New District Education Officer to improve SP education standards

Monday, March 7th, 2016


Education is a key element in the development and well-being of a community and country. Therefore, having well trained and experienced senior education officers adds tremendously to the development of our young generation. San Pedro Town and Caye Caulker have been placed under the watchful eye of District Education Officer, Nelma Jones, who has been addressing the issues at schools on the islands. It is expected that with her vast expertise in the educational sector, both islands will benefit immensely.San Pedro Caye Caulker Education Officer-1
Jones came to the cayes as a long standing educator with over thirty years of experience working in the field of education. Her experience in the educational field extends from primary and secondary levels up to the Ministry of Education. Jones also indicated that she was an adjunct lecturer for the University of the West Indies, St. John’s Junior College, and even the University of Belize.
Moreover, she indicated that her vast wealth of experience in the education field has given her a good background in curriculum planning and teacher training, whereas in the social sector, she is well acquainted with child protection laws.
Jones received training to be a primary school teacher and then made her way up through the education system that existed in Belize’s old schooling days. Her perseverance to obtain a higher education degree led her to the University of North Florida in the United States, where she obtained a Masters Degree in Educational Leadership. According to Jones, this institution is very supportive to Belizean educators who seek to further their education at the post-graduate level.
Since her arrival in San Pedro, Jones has experienced challenges in assisting with the many issues the local educational institutions are dealing with. “There are major issues which are not just happening on Ambergris Caye, but also in other parts of the country,” she said, “The cases of students being rebellious and getting in to trouble at school, is a situation we need to deal with, without blaming anyone.”
The main excuse that educators always use, said Jones, is that parents are failing to educate their children at home. She indicated that not all responsibility falls on the parents when the school is actually the second parent. “The school needs to be able to fill that gap, which is to pay attention to the social and emotional development of those students that they have in the classrooms,” said Jones. She emphasized that it is doable since the students spend more time with the teachers than they do at their home.
According to Jones, one of her priorities is to improve students’ achievement on the island, as well as the social and emotional aspect of the students. “This will allow them to have life skills, to live and to be themselves. It is a major philosophy in education, we don’t just have to provide students with an academic background or concept, but also with skills and attitudes so that they can be productive in their communities,” said Jones.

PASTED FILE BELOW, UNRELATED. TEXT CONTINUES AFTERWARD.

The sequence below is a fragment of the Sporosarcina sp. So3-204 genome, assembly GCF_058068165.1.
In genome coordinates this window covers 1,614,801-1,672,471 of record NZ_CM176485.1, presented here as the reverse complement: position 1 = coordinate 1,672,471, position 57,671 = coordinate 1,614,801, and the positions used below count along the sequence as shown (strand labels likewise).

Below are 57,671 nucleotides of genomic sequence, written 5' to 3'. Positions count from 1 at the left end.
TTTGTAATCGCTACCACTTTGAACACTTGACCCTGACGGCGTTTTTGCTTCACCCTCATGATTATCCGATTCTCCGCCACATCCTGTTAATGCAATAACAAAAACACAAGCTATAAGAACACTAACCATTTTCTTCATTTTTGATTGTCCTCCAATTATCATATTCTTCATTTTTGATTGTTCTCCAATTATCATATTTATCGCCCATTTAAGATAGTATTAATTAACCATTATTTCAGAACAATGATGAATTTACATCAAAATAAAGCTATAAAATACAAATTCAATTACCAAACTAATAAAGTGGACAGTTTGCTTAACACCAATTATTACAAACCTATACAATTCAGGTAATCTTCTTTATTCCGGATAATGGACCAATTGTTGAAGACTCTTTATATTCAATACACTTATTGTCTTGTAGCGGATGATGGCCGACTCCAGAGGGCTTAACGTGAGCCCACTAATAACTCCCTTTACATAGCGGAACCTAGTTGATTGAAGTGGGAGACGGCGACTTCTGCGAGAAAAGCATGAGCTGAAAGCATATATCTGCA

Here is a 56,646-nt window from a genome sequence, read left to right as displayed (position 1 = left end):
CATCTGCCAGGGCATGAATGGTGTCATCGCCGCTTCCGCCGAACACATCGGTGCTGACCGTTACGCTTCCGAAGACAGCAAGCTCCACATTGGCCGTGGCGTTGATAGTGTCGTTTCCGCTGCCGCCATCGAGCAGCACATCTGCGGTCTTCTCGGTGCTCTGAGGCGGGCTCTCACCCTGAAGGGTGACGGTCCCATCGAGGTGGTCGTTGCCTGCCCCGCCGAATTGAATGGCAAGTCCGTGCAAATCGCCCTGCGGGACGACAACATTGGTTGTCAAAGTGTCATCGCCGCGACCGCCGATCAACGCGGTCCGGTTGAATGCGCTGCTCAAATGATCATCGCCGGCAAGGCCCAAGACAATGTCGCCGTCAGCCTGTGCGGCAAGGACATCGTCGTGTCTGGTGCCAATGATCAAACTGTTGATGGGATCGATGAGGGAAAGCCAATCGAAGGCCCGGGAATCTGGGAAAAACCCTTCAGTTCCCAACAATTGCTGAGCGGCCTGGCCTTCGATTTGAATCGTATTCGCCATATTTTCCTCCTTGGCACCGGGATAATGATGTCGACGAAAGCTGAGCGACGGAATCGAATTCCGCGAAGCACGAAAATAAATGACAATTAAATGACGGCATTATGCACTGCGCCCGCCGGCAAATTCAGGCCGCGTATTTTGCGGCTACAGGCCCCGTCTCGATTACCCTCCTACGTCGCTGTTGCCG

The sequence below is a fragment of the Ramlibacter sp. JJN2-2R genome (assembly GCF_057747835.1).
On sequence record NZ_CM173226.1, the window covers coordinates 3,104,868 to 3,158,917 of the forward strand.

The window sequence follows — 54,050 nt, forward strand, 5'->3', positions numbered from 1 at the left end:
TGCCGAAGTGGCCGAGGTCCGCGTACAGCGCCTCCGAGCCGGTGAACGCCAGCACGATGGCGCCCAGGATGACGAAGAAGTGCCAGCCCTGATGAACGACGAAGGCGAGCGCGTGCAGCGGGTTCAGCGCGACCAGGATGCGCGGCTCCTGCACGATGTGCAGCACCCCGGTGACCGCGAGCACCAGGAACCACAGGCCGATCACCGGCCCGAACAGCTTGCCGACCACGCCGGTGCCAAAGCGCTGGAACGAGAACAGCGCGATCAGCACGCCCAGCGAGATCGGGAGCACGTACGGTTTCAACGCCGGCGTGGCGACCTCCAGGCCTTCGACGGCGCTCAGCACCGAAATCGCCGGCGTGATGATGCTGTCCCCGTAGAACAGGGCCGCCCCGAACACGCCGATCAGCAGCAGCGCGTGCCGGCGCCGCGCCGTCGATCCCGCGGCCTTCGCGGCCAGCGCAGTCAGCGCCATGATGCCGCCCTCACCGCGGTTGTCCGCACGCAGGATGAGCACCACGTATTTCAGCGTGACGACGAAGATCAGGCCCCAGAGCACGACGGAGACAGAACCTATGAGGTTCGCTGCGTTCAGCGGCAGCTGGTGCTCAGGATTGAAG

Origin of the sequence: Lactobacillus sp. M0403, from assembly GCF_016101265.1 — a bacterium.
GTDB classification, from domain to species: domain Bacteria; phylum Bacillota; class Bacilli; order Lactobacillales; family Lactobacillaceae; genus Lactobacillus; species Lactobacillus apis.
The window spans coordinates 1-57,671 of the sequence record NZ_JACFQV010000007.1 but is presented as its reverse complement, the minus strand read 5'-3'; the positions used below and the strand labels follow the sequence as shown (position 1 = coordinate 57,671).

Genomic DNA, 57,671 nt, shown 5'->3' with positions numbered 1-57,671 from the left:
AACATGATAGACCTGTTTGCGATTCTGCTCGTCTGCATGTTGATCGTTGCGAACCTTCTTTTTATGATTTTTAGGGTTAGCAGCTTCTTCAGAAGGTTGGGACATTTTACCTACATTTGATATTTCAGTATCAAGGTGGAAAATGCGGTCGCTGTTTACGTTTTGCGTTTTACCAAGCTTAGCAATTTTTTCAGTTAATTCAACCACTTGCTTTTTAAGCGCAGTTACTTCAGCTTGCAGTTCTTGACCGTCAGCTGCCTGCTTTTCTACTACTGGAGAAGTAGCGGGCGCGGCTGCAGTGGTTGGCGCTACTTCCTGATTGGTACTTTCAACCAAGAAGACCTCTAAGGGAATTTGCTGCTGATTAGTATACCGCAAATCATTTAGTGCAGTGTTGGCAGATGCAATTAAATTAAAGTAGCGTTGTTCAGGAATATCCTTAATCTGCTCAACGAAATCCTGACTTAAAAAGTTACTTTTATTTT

Jones has been collecting data from the different schools on the island as she prepares to proceed forward. The data that has been collected also reflects the achievements by many of these institutions, especially in the primary level. From these results, the senior educational officer can put interventions and support where needed.
Jones acknowledged the assistance from US Fulbright Scholar, Susan Catapano. Catapano has been very instrumental in the professional development aspect of the various schools on both islands.
“We have been receiving the necessary support from Mrs. Catapano and her University, the University of North Carolina. But I must say that I cannot totally blame our teachers when it comes to issues at the schools. The fact is that the islands have been neglected when it comes to teacher training; it is expensive for teachers to leave the island to get some schooling somewhere else. Teachers need that extra support so they can become better,” elaborated Jones. She ended by indicating that one of the main things that affect San Pedro schools is that good teachers do not stay long on the island. This is due to the high cost of living conditions. Thus, she believes that the community should help in order to keep them on the island.
Jones hopes that her skills and experience will prove helpful in improving the educational standards on the islands. At the same time, in trying to solve some of the many problems that exist in the schools, the entire community is asked to assist.
The District Education Office is located in the lower flat of the Alijua building, and Jones can be contacted at telephone number 226-4742.
The San Pedro Sun joins the community in extending a warm welcome to Nelma Jones, and wishes her the best in her tenure on the island.


 

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